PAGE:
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Budget Office Predicts Slow Growth, Dwindling Surplus

By Glenn Kessler

The federal government is on target to spend billions of dollars in payroll taxes collected for Social Security on other government programs during the rest of George W. Bush’s term, according to a pessimistic congressional report that foreshadows fierce battles over how to allocate the nation’s dwindling budget surplus.

Politicians in both parties have repeatedly pledged to devote the surpluses generated by Social Security to pay down the national debt. The report by the Congressional Budget Office disputes a rosier White House forecast issued last week that suggested the government would just avoid crossing the line into Social Security in coming years.

The CBO concludes that in the wake of the tax cut and the slowing economy, the government will tap about $9 billion of the Social Security surplus in the fiscal year that ends Sept. 30. The government appears to have virtually no surplus outside Social Security in 2002, then is projected to use $18 billion in 2003, even before additional spending for education or defense sought by both parties is considered, the CBO said.

Taken together, the two reports show the budget surplus is dwindling much faster than analysts had expected just four months ago, when estimates were last released. That calls into question whether Congress will find the money to enact such big-ticket items as a prescription-drug benefit, a missile defense system and Social Security reform. Moreover, the reports could put pressure on Congress to scale back the 13 spending bills for the fiscal year that starts Oct. 1.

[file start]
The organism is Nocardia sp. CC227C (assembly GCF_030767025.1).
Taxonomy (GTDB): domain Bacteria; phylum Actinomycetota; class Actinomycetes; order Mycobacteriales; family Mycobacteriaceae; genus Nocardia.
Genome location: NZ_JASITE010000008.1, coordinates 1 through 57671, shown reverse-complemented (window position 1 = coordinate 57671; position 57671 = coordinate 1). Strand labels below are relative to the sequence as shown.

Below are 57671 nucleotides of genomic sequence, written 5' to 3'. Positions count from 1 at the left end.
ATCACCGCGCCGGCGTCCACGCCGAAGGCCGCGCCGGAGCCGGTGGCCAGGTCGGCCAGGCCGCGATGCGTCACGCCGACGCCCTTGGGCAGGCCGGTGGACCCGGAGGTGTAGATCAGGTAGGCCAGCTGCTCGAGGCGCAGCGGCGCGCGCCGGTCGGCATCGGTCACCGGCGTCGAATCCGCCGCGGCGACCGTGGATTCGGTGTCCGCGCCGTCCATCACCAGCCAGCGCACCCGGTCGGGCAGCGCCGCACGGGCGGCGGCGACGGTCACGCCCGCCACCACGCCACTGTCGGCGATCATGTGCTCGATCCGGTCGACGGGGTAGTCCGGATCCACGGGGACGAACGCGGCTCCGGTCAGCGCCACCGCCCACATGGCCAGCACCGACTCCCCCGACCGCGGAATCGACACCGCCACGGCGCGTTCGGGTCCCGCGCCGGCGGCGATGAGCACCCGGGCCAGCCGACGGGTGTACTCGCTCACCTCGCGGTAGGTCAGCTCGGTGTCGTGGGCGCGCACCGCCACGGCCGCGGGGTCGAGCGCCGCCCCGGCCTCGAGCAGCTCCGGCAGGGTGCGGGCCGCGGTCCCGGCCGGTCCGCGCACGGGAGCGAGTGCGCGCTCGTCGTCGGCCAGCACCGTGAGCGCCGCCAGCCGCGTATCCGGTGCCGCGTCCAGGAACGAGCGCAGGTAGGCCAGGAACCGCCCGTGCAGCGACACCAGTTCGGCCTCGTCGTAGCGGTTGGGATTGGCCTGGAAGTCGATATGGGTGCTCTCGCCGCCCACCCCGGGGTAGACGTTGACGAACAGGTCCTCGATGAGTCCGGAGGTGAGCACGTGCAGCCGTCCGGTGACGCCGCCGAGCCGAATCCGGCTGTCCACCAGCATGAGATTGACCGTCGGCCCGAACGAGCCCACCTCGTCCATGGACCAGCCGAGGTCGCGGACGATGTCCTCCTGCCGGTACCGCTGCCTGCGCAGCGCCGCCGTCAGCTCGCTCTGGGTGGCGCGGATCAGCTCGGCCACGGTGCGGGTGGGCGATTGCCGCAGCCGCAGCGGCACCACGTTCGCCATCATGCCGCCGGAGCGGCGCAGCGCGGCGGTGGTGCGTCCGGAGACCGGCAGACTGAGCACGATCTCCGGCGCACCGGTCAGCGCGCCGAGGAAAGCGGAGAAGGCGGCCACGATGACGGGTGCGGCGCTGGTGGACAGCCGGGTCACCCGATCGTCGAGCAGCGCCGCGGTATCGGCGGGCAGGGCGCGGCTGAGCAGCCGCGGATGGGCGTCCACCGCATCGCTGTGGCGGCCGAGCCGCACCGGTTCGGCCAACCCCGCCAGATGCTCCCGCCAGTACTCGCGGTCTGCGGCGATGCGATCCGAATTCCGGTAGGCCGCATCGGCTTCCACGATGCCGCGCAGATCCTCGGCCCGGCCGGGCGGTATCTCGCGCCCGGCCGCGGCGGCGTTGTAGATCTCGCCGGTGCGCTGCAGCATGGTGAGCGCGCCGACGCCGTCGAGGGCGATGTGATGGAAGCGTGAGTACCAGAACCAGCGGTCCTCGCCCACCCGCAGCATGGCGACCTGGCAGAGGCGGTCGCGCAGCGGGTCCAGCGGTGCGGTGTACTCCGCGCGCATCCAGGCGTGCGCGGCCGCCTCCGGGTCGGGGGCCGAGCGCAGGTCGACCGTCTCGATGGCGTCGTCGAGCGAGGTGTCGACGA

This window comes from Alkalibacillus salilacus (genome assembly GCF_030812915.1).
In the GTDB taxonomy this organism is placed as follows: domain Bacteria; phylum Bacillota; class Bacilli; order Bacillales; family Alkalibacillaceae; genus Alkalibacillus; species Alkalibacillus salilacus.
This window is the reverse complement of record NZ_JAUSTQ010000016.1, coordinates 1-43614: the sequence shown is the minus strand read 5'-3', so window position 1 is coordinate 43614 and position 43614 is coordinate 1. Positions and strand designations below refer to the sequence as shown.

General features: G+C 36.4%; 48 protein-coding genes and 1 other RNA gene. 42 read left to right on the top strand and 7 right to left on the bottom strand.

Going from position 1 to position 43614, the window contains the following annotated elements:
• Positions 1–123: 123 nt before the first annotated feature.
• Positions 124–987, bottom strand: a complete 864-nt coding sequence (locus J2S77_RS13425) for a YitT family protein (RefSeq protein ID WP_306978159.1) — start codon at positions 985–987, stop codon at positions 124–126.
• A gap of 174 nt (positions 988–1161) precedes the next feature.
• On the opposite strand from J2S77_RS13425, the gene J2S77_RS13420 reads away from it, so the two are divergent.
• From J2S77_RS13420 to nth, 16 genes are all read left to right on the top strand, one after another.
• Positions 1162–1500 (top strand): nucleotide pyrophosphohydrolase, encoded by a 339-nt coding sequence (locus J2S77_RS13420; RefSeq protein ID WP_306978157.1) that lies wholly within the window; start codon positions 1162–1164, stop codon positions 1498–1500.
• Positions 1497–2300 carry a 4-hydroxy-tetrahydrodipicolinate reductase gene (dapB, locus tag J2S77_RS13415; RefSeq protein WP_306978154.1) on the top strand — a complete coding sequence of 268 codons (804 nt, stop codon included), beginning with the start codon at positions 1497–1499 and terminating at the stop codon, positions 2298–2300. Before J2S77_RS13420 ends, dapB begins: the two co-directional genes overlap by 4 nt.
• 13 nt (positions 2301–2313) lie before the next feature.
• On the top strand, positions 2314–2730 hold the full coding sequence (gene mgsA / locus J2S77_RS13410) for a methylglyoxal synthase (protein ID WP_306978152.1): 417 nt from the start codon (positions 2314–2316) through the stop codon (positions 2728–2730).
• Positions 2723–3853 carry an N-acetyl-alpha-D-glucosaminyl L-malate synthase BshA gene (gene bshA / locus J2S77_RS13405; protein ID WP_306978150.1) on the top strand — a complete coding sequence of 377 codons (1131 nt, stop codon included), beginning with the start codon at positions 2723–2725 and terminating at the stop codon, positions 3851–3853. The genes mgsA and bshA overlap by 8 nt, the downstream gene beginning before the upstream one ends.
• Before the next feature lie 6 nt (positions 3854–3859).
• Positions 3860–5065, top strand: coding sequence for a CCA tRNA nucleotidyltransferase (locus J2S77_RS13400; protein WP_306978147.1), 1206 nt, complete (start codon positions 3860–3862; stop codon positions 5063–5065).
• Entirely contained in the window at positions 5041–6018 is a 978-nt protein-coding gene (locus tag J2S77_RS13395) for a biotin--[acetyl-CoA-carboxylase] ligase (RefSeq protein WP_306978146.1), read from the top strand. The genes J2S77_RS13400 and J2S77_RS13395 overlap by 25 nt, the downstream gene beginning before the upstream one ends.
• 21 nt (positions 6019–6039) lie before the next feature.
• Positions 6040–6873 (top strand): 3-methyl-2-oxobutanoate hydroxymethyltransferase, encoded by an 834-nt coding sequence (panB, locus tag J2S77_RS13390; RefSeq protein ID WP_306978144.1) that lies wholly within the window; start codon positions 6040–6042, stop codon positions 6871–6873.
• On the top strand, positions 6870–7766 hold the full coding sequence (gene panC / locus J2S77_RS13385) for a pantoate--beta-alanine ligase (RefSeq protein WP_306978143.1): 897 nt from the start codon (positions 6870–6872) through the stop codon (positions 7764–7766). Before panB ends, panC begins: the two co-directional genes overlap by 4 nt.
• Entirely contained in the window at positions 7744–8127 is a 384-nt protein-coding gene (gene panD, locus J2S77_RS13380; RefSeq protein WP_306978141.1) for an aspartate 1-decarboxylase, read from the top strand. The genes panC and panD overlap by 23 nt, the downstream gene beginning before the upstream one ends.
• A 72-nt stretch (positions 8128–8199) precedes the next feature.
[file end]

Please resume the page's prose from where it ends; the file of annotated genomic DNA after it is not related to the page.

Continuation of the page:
The overall surplus, including Social Security, will be $153 billion in 2001, a decrease of 45 percent in four months, the CBO said.

The CBO estimated that during the rest of Bush’s term, there will be a total surplus of $2 billion outside Social Security -- compared to $8 trillion of spending in the same period.

Democrats are seeking to tar Bush’s tax cut as irresponsible and force the White House to acknowledge it must scale back its defense request or cut other politically popular programs.

“We’ve got a problem now, and for the rest of the Bush administration years,” said John Spratt (S.C.), senior Democrat on the House Budget Committee. With the tax cut, the Bush administration “cut themselves to the margin and left no room for error.”

But the White House is betting that the new fiscal reality has left Democrats with little maneuvering room, forcing them to cut deals that leave much of Bush’s requests intact.

Rather than dispute the differences between the congressional and White House estimates, administration officials Monday minimized them. White House budget director Mitchell Daniels contended the projections were essentially identical so it was not worth arguing over them.